Still, even though the apartment wasn't quite as comfortable as I might have liked, I'll have fond memories. Not so much of sleeping on a futon or the earthquakes - actually the whole building shook when a train went past or there was a strong breeze! But it has been the first home for my wife and myself and will be special because of that fact before anything else.
Last night we had the Yamato shipping/transportation company take away no less than 12 boxes from the apartment! For around $55 too so I was impressed with that. I woke this morning with multiple things on my schedule.
|The walk to my front door.|
|My name in Katakana on my door. But, no more!|
1/ We rented the fridge, washing machine and a few other things. The company was coming to take those away. They told us nine, they arrived at twenty to, thankfully it was all ready to go.
2/ Sell the last of our stuff to the 2nd Hand stores. This didn't go so well, I didn't even get 3 bucks and 3/4 of the stuff was rejected outright!
3/ Get back to the house for the gas man. He came and turned the gas and water off, which is quite a procedure especially considering it's just a small apartment.
4/ Meet the landlord who would look over the flat. He came a little late and I was just waiting for what seemed like forever in a practically empty flat. Actually he was only 10 minutes late, and five of those minutes were spent climbing the stairs. It is just one flight of steps but my landlord of the last two years is an elderly gentleman of (at a guess) 85 years, and it takes him longer than use youngsters!
Well, this took a good fifty or more minutes. He examined everything up close, especially the spot that was left on one of the tatami mats from an ill-advised use of incense in the bedroom. We knew it had to be replaced, small though it was, but he got down on his knees and stared at it for what seemed like ten minutes.
He turned every light one and off a number of times, checked the air conditioner worked and was annoyed that the water had been turned off as he wanted to try every single tap in the house too. Then we sat down on the tatami mats and he wrote on a piece of paper, circling things in Japanese pertaining to every aspect of the apartment. This took an age and then he phoned my company and spoke to them for 10 minutes, the upshot of which was, as before, he would need to get estimates before he could say how much we needed (if anything) to pay.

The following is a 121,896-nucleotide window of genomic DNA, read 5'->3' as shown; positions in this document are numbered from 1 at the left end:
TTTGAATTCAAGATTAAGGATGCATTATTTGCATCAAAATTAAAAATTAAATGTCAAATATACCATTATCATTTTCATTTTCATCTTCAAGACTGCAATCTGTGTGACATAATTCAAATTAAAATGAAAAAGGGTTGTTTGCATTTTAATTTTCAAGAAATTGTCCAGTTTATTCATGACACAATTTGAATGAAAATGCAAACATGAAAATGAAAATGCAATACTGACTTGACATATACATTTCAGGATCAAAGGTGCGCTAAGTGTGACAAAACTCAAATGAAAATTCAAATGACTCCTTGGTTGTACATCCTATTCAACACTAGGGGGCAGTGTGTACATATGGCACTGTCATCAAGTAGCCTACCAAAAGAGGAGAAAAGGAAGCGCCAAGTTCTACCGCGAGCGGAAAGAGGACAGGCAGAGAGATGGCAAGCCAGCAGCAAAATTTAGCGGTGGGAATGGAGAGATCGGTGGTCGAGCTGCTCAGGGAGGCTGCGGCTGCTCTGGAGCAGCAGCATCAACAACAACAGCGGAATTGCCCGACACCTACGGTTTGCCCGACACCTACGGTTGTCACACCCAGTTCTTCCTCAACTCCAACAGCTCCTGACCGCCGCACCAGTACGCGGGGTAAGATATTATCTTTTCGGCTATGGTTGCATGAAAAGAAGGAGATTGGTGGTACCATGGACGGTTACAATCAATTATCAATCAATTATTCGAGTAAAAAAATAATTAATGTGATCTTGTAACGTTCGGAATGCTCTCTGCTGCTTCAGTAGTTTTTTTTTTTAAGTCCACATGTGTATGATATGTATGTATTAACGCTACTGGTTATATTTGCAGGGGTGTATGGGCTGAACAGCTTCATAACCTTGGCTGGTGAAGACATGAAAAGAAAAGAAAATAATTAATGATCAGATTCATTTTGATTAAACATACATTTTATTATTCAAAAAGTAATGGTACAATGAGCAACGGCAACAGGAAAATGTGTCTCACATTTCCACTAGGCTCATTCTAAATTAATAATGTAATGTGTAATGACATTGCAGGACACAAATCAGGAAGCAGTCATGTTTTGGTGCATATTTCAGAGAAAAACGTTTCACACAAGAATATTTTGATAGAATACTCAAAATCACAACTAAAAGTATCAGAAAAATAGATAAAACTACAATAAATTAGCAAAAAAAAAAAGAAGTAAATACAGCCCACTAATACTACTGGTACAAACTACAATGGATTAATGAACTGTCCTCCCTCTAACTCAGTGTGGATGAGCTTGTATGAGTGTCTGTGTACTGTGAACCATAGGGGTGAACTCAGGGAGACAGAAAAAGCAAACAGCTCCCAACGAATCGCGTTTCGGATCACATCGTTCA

See, the renters are really responsible for everything here, including light bulbs that die. Fortunately in two years none did for use. One half centimetre spot on the tatami mats means the entire room with six mats will probably have to have them all replaced.
It's like that. Plus, tenants need to pay for cleaning, although the apartment is now cleaner than when I arrived in my opinion. I wouldn't mind so much but for 21,000 yen or $210 US, you'd expect them to be able to clean more than one apartment. There's very little to do but regardless of how clean you leave it, you pay for everything to be cleaned. Apparently, I've been told, the cleaning is 'special' and includes the pipes. I guess I will never know. Here they take it out of your security deposit, unless the total is more which it may well be in our case. Here is the apartment after almost everything was taken out:
Finally, I today I recorded my fifth interview for the upcoming World Journeys podcast. I have now conducted five interviews with people who live in Japan, one a local and four English teachers like myself capturing their thoughts and opinions on this life that we lead here! I hope to record a couple more when I am in Yokohama.
Tonight I am at the Toyoko Inn in Ichinoseki, tomorrow night it is another overnight bus adventure. Stay tuned everyone, more coming soon to a blog near you!